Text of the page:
Atwood met the Chesters They were both young and enthusiastic, but neither of them ever contemplated any very vigorous flight in the faces of the conventional. They saw each other constantly during term time, and often read Swinburne together. In the vacations they wrote long letters, and Sidney went about feeling very superior to the common herd of undergraduates who merely fell in love with people's unmarried sisters during May week Conventions in Hong Kong .

The Atwoods left Cambridge during Sidney's fourth year there, which may have accounted for his exceedingly good degree. After he was called to the Bar he saw very little of Mrs. Atwood. As she put it, "they drifted apart." She did occasionally come to London, where they would meet, and he listened sympathetically to her complaints as to the "hebetude" of the inhabitants of Carlisle, but their letters were brief and few; in fact, the whole affair would have died a natural death but for his sudden and unexpected inheritance of his uncle's property. In his case all feeling for Mrs. Atwood, except a mildly reminiscent sort of affectation, was dead, and being sincerely desirous of doing his duty in the new station of life to which he had been called, he laid aside many youthful follies and affections; in fact, he set himself seriously to become the ideal landed proprietor Conventions in Hong Kong .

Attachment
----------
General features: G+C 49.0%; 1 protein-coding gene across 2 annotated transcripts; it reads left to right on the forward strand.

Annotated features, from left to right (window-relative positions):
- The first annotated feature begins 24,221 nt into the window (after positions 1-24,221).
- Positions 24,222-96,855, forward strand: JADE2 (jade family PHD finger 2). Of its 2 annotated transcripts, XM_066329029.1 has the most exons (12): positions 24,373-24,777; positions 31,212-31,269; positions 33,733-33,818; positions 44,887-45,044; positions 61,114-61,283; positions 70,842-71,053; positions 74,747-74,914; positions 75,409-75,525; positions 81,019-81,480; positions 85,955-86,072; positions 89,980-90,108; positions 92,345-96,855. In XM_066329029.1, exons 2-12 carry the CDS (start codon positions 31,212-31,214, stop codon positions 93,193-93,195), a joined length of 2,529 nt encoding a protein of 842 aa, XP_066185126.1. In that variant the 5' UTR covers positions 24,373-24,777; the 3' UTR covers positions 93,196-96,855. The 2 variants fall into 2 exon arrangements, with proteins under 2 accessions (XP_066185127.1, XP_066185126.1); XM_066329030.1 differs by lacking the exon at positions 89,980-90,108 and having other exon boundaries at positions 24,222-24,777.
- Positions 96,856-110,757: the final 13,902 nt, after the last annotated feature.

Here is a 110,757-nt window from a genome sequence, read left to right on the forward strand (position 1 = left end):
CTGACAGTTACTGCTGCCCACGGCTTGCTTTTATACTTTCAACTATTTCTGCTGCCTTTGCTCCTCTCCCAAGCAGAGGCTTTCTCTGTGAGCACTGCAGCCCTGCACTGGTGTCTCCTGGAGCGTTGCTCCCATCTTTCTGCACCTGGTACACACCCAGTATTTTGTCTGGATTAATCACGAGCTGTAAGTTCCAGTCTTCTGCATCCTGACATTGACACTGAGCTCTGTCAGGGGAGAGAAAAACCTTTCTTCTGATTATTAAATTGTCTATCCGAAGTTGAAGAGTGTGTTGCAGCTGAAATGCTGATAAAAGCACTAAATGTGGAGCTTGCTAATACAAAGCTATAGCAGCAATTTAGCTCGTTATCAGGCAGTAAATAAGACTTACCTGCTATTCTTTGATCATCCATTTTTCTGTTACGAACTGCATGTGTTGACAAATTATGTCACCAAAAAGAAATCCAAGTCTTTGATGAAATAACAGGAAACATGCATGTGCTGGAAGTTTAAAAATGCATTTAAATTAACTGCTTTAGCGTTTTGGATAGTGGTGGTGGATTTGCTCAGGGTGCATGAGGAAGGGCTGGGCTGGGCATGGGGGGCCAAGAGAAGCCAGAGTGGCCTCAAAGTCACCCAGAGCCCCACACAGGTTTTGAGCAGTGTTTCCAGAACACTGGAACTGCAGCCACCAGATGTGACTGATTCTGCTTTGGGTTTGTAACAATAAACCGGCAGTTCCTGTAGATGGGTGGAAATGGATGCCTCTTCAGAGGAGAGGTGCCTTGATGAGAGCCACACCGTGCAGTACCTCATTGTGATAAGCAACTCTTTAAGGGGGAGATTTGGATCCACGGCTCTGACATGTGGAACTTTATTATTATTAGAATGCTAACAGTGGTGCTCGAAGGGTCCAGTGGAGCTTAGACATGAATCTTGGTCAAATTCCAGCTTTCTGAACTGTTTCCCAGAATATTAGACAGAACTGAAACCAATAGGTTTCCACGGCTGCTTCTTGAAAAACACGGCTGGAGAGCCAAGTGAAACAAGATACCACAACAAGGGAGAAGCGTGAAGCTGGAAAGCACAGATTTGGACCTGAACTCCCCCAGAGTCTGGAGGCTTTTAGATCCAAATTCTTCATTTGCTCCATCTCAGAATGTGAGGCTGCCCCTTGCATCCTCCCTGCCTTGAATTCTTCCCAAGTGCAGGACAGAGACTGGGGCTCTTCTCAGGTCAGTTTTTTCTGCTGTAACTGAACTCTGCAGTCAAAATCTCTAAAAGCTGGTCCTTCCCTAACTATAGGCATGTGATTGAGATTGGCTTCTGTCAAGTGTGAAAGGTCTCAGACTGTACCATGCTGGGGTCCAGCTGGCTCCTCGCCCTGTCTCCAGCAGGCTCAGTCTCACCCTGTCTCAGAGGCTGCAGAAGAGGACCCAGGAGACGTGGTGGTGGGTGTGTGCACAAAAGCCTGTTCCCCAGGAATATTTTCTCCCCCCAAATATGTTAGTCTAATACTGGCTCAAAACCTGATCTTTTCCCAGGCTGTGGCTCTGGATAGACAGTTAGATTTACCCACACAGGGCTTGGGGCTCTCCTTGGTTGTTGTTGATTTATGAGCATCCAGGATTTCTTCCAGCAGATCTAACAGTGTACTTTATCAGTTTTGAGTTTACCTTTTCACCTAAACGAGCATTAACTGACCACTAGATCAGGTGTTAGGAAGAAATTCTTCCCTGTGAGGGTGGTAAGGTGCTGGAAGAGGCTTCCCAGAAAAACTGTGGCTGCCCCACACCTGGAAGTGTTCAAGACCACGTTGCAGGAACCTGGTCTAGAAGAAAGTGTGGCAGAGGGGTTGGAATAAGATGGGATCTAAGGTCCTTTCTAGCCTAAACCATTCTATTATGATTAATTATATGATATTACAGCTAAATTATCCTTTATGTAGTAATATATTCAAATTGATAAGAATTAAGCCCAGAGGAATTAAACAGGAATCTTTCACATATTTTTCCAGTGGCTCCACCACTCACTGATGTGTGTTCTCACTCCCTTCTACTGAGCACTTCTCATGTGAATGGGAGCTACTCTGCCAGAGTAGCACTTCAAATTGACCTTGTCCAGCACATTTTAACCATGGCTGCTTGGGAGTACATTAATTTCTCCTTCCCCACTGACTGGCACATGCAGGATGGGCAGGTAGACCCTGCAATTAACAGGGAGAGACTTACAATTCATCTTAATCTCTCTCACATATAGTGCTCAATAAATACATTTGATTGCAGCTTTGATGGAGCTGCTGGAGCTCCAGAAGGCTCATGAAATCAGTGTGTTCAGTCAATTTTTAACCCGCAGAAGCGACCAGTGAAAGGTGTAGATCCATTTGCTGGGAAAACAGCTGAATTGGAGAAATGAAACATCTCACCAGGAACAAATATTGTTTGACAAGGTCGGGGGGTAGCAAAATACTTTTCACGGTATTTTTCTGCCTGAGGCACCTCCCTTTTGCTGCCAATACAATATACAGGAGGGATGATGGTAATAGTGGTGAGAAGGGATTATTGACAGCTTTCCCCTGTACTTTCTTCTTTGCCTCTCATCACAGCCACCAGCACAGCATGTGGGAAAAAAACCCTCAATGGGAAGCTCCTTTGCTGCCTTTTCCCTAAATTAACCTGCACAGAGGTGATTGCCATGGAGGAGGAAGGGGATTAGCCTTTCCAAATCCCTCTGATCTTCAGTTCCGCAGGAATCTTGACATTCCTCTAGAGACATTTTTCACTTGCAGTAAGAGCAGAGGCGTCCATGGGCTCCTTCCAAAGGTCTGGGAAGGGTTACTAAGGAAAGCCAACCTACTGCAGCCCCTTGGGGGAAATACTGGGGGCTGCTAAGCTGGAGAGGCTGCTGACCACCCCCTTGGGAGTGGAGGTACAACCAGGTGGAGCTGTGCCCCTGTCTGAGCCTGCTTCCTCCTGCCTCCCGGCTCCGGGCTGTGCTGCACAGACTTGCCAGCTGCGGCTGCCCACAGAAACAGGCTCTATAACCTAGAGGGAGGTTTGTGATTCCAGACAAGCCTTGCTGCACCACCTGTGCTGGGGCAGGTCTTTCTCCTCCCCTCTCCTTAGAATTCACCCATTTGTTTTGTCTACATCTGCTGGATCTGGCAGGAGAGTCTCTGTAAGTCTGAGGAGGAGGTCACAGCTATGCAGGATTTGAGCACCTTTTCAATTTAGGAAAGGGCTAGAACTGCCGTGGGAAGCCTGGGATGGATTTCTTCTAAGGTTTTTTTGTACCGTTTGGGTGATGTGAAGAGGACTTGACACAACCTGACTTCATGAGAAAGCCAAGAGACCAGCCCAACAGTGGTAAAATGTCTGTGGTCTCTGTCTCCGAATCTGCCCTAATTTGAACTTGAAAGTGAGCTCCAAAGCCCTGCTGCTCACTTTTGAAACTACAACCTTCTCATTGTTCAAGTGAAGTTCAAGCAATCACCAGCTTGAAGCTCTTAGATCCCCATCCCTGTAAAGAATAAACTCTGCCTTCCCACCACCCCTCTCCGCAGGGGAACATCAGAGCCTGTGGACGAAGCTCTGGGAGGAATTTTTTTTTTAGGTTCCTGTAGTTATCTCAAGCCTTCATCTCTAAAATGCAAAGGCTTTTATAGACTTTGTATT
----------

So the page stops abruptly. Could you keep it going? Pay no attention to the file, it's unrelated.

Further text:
On Mrs. Atwood, Sidney's sudden accession to a considerable fortune had quite another effect. Vistas of a hitherto undreamt-of possibility stretched before her; she beheld in imagination the world well lost and herself and Sidney fleeing to sunnier climes in a yacht she would help him to choose. She was a good sailor. He was not, but this she did not know.

Everything would arrange itself. Her "unloving, unloved" husband would doubtless soon get over it and she-- But it is fruitless to pursue Mrs. Atwood's reflections. She wrote many letters to Sidney. To some he replied with matter-of-fact civility, but he left a great many unanswered, especially of late.

Time had precisely opposite effects upon their respective temperaments. The flame of Mrs. Atwood's desire for Sidney burned stronger and fiercer; while in him there remained but a few grey ashes upon the altar of his love. Naturally tidy, he objected even to these frail reminders of the past, and did his best to sweep them away. Then he met Lallie and fell honestly and hopelessly in love. Mrs. Atwood's very existence became a rather annoying trifle--a pin-prick that only occasionally smarted dermes .

When Mrs. Atwood met the Chesters she was beginning to feel desperate. Her last three letters to Sidney were unanswered. When she happened to hear Mrs. Chester say he was to be their guest so shortly, she felt that the hand of destiny was outstretched on her behalf. She promptly set to work to extract an invitation from Mr. Chester, and having succeeded, felt that all would happen as she had pictured. She was convinced that they only needed to meet once more when their relations would be as they had been in the past--only more so.

"Take ship, for happiness is somewhere to be had," she quoted to herself. She was sure that her happiness lay at Pinnels End, and embarked upon her enterprise with a high heart.